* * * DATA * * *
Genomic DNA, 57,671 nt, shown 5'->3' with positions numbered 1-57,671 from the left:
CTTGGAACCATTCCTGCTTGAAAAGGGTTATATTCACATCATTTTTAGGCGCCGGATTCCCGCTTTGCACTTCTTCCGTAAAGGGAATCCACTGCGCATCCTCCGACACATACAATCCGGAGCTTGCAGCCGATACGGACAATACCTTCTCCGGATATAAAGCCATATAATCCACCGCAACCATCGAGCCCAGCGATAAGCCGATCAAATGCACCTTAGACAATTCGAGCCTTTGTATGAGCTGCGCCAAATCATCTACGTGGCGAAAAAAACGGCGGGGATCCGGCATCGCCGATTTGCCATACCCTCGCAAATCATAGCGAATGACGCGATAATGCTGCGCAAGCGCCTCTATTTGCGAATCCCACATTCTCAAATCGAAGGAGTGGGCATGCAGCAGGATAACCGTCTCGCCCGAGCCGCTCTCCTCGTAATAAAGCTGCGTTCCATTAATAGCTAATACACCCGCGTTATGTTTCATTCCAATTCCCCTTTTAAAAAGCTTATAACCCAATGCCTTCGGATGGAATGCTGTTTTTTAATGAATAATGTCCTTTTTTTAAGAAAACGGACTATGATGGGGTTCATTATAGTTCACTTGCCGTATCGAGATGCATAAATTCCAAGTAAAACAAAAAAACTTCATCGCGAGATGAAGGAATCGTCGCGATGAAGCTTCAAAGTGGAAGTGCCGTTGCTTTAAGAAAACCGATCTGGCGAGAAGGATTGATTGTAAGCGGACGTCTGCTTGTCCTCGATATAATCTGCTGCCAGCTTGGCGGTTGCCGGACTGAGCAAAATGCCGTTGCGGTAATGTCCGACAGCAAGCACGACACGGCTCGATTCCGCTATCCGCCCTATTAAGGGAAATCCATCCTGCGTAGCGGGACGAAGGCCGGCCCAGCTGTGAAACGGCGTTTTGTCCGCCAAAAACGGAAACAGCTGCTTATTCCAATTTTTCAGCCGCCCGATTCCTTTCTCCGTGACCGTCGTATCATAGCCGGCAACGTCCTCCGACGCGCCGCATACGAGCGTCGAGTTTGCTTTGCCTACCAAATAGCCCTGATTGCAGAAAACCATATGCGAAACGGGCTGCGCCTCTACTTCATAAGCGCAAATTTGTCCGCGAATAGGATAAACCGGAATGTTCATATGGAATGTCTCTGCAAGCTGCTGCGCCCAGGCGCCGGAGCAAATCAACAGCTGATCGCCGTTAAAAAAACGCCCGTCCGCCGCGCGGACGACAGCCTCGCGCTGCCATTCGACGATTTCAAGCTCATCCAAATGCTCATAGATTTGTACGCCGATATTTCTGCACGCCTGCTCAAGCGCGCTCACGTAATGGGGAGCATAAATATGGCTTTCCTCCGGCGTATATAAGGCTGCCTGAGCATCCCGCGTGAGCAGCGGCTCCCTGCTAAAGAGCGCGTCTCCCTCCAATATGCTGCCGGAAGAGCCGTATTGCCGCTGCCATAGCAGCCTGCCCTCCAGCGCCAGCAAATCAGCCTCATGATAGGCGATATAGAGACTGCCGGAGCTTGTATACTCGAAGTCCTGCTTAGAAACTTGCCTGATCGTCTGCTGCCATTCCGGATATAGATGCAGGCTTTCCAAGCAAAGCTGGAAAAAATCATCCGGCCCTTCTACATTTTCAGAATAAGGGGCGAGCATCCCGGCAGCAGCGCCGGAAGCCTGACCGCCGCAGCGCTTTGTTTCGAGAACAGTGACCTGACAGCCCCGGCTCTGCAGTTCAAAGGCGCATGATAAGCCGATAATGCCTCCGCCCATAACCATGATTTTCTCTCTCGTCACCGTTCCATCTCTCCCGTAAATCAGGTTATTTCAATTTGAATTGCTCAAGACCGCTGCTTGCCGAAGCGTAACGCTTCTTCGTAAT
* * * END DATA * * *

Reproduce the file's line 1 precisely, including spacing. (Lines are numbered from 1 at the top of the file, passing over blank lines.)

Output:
Genomic DNA, 57,671 nt, shown 5'->3' with positions numbered 1-57,671 from the left: